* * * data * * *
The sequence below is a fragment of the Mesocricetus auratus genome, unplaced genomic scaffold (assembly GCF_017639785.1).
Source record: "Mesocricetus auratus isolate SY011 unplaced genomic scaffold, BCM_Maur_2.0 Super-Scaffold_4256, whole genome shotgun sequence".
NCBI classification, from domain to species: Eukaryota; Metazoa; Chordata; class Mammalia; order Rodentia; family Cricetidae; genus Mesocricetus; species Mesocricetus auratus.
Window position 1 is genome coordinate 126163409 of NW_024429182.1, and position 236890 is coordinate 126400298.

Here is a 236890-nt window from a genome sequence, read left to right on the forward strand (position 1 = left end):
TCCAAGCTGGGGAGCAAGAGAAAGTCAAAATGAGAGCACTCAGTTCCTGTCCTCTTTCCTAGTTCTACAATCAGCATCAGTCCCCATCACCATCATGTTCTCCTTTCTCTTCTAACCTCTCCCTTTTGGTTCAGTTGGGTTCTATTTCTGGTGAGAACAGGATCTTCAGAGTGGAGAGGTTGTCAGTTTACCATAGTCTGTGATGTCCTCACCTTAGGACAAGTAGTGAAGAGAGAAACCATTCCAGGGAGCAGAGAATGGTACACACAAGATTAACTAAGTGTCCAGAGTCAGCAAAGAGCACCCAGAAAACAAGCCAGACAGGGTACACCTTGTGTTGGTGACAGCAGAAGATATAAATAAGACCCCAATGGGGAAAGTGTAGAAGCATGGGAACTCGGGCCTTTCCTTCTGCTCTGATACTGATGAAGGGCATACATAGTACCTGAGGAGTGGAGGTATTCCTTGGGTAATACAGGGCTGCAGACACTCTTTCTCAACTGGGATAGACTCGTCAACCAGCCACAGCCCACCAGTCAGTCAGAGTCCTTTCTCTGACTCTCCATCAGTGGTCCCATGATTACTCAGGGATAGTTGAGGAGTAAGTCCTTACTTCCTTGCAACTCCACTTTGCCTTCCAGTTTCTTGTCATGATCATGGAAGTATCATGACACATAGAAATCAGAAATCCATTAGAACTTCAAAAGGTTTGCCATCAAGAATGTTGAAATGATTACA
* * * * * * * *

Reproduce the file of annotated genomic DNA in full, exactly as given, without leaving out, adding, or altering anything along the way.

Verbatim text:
The sequence below is a fragment of the Mesocricetus auratus genome, unplaced genomic scaffold (assembly GCF_017639785.1).
Source record: "Mesocricetus auratus isolate SY011 unplaced genomic scaffold, BCM_Maur_2.0 Super-Scaffold_4256, whole genome shotgun sequence".
NCBI classification, from domain to species: Eukaryota; Metazoa; Chordata; class Mammalia; order Rodentia; family Cricetidae; genus Mesocricetus; species Mesocricetus auratus.
Window position 1 is genome coordinate 126163409 of NW_024429182.1, and position 236890 is coordinate 126400298.

Here is a 236890-nt window from a genome sequence, read left to right on the forward strand (position 1 = left end):
TCCAAGCTGGGGAGCAAGAGAAAGTCAAAATGAGAGCACTCAGTTCCTGTCCTCTTTCCTAGTTCTACAATCAGCATCAGTCCCCATCACCATCATGTTCTCCTTTCTCTTCTAACCTCTCCCTTTTGGTTCAGTTGGGTTCTATTTCTGGTGAGAACAGGATCTTCAGAGTGGAGAGGTTGTCAGTTTACCATAGTCTGTGATGTCCTCACCTTAGGACAAGTAGTGAAGAGAGAAACCATTCCAGGGAGCAGAGAATGGTACACACAAGATTAACTAAGTGTCCAGAGTCAGCAAAGAGCACCCAGAAAACAAGCCAGACAGGGTACACCTTGTGTTGGTGACAGCAGAAGATATAAATAAGACCCCAATGGGGAAAGTGTAGAAGCATGGGAACTCGGGCCTTTCCTTCTGCTCTGATACTGATGAAGGGCATACATAGTACCTGAGGAGTGGAGGTATTCCTTGGGTAATACAGGGCTGCAGACACTCTTTCTCAACTGGGATAGACTCGTCAACCAGCCACAGCCCACCAGTCAGTCAGAGTCCTTTCTCTGACTCTCCATCAGTGGTCCCATGATTACTCAGGGATAGTTGAGGAGTAAGTCCTTACTTCCTTGCAACTCCACTTTGCCTTCCAGTTTCTTGTCATGATCATGGAAGTATCATGACACATAGAAATCAGAAATCCATTAGAACTTCAAAAGGTTTGCCATCAAGAATGTTGAAATGATTACA